On radio this morning, Glenn shared the story of the 'Tank Man' – the man at the center of the now iconic picture that emerged from the Tiananmen Square protests. The photo of the lone man standing in the middle of the street as tanks barreled toward him quickly became the inspiration for freedom movements everywhere. As Americans continue to face threats to their freedom, it is important to remember the significance of such displays of courage:
June 5th. A morning haze lifted from Tiananmen Square in Beijing. Last night the revolution died in this spot. Thousands of unarmed students called for a free press, human rights, and government transparency. They are unarmed. Now a division of type-59 tanks rumbled down the Avenue the Eternal Peace patrolling Tiananmen Square. The paper-mâché Statue of Liberty that students, unarmed, built in the middle of the square – crushed and moved from the street. Men in uniform and guns hunker down, scrubbing blood from the pavement, removing any signs of yesterday's ‘incident.’
Now thousands of people venture down the sidewalk to see the aftermath. They stare vacantly from the sidewalk, careful not to make eye contact with any official. Among those people you find our hero. Not a physical specimen, he blends into everybody else on the sidewalk. He blended until he stepped forward, alone out into the streets in front of the rumbling tanks. He humbly stands in front of the lead tank. The tank didn't stop. The man didn't move. He flung his right arm, “Turn back because I am not leaving.” The Army's orders from two days earlier still stood: clear the square at all costs. Evidence of the cost still splattered all over the square.
He was unlikely aware that CNN and at least four still-photographers were discretely filming from the hotel balconies. He didn't know that the world was watching. A single skinny man squaring off an Army a nation a system of oppression, one man unarmed against four tanks. And the tanks kept rolling. 15 feet, 10 feet, five feet from the man. And then the tank stopped, and the line of tanks behind it are forced to stop as well.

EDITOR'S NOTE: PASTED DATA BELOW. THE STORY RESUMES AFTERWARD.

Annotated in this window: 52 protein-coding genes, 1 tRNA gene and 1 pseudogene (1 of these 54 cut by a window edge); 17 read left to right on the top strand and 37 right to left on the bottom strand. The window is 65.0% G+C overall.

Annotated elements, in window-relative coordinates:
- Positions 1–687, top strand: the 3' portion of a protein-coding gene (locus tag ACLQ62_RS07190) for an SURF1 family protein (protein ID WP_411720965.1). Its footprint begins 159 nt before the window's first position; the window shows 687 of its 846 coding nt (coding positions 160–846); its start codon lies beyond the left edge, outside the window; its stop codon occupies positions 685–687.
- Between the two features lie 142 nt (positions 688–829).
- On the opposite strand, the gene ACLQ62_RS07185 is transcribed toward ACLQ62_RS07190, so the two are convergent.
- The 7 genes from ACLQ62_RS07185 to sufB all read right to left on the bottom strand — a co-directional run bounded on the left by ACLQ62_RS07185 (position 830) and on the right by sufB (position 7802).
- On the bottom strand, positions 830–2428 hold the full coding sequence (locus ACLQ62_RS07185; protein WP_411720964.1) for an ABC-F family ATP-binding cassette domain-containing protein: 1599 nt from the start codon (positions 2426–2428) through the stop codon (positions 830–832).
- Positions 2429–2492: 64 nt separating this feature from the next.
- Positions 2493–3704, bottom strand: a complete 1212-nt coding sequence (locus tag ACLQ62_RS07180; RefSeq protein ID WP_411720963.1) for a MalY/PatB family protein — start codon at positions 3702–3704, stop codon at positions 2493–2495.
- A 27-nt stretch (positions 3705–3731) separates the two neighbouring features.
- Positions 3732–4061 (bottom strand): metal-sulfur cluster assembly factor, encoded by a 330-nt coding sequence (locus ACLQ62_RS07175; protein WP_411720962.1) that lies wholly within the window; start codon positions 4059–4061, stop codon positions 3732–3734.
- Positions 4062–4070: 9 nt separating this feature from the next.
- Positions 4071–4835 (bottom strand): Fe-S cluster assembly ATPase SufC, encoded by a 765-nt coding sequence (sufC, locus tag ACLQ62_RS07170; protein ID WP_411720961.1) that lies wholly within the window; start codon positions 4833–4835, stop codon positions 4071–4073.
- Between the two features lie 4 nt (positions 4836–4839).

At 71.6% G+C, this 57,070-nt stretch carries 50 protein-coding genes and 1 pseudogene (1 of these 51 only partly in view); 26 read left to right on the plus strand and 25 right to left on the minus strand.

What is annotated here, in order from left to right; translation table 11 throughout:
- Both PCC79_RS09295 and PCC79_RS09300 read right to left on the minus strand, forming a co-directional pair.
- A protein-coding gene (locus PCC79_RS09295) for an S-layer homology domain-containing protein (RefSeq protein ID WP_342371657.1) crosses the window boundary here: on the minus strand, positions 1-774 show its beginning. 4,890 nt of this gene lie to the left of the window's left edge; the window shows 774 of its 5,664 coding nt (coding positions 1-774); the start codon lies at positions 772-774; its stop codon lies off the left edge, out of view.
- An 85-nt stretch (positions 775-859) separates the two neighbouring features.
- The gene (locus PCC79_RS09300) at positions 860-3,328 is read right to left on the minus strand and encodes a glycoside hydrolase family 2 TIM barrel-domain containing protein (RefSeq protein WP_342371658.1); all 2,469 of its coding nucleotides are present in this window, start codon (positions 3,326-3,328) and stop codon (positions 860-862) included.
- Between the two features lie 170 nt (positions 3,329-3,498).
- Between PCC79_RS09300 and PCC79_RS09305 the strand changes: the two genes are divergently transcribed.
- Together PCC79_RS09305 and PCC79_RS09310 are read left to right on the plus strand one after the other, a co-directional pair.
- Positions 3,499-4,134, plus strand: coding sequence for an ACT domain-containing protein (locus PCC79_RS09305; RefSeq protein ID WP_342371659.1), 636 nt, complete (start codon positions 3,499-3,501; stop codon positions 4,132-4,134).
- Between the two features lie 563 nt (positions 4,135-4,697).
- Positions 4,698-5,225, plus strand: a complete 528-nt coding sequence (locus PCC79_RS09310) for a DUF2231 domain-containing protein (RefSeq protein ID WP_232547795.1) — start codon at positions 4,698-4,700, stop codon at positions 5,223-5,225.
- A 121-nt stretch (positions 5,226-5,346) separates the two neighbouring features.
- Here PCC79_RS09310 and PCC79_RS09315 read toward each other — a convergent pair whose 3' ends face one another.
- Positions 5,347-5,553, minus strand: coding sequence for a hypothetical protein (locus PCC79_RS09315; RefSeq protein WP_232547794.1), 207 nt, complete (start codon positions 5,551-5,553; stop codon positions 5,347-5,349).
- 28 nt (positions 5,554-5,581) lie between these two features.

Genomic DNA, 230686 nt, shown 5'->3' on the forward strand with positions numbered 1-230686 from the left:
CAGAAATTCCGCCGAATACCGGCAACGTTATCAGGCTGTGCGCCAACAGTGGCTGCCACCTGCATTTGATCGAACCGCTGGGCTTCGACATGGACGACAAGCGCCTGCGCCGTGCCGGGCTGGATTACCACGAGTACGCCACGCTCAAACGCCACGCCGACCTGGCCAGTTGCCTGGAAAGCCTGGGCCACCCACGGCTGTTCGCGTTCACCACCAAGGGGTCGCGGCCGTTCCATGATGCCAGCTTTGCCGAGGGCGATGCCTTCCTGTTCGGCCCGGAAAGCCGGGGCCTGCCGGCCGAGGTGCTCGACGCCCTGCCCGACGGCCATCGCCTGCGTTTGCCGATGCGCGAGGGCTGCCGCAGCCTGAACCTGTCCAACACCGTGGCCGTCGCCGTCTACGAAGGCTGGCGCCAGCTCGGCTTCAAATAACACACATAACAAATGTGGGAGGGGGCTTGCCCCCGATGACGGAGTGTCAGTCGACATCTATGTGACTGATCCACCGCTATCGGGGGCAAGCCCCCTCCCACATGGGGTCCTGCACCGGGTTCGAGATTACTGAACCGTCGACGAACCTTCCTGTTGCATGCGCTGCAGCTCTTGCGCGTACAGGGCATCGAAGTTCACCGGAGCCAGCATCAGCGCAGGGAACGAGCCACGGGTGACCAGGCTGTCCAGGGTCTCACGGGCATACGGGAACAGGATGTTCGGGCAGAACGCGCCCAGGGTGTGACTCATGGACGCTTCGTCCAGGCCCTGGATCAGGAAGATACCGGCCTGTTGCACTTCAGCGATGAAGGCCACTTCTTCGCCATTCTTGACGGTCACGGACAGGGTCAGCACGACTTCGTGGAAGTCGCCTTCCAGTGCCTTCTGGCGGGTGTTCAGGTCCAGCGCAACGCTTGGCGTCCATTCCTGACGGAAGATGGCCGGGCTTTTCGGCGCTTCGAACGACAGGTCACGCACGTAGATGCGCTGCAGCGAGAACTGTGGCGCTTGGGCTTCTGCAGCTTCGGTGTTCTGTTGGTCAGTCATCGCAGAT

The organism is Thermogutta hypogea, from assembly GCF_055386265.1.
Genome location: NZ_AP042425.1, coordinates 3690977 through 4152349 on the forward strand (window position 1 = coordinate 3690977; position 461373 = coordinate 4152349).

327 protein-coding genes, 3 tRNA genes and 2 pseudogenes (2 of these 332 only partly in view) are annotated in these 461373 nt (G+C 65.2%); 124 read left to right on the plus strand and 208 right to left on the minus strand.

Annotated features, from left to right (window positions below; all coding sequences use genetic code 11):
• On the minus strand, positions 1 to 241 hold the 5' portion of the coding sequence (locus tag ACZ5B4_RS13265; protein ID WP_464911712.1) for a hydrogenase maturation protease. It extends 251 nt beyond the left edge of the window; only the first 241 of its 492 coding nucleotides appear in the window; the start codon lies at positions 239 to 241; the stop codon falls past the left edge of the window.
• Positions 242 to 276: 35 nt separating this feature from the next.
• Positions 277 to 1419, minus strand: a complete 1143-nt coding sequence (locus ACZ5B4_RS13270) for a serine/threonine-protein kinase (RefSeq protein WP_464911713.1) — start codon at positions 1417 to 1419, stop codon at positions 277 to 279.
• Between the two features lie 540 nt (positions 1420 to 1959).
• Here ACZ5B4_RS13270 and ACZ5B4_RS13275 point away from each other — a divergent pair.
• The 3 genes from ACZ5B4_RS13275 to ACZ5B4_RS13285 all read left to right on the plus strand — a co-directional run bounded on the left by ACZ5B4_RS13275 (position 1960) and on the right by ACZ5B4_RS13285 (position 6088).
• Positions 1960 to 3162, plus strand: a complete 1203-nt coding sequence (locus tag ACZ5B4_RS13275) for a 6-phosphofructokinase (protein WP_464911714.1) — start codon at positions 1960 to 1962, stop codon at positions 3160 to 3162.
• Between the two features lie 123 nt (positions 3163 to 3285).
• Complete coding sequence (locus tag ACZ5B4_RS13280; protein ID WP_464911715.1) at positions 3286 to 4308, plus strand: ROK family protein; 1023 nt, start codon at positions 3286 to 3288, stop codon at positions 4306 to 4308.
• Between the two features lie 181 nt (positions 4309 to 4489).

It maneuvered to go around the man, and the man stepped sideways to block it. But he never stepped backward. The tanks stopped and redirected itself forward. It was coming toward the man again. Five feet, four feet, three feet, and two feet – the tanks stops again and at this time turns off its engine. Our hero climbs up the tank. He speaks to the gunner on the top and bangs on the hatch. The driver comes out, and they spoke for a moment. The man climbed down the tank, and the tanks re-started their engines. It appeared as if he was going to return to the sidewalk, but no, he pivoted and stepped right back in front of the tank. One man alone would not yield.
Finally, a small group from the sidewalk walked out and grabbed the man and walked him to the other side of the street where he disappeared. To this day nobody knows his name. Press, governments, and human rights agencies have all tried and failed to find who the world just calls the ‘Tank Man,’ but his image covered the front page of newspapers and magazines internationally, all over the globe by the next week.
Later that fall, as Germans and Russians took hammers to the Berlin wall, they talked about the ‘Tank Man.’ People all over the world recognized the image of ‘Tank Man’ – all over the world, except for China. Google allows China to sensor the picture of the ‘Tank Man,’ and the ‘Tank Man’ himself has all but disappeared. Nobody knows his name, nobody knows who he is, and nobody knows if he's alive or dead. But if stepping off the sidewalk that June 5th morning did anything, it assured his immortality.
Courage. Nobody ever changed the world just by stepping off the sidewalk except for the ‘Tank Man.’ Unarmed. Peaceful.
“So much is happening in today's world, and so many people are ratcheting things up, but I think the ‘Tank Man’ teaches us the lesson that we should learn,” Glenn said. “You know, I get a lot of mail from people that say, ‘Glenn, we've got to take back our rights.’ Do we? The answer is yes, we do, but it's all in how you do it.”
“The entire world stood with the ‘Tank Man,’ only the oppressors stood against him. He may not have won his freedom, but he inspired the entire world,” he concluded. “We really are just one little piece of a puzzle. We can make this about us and our rights, or we can make this about the right of all mankind to be free.”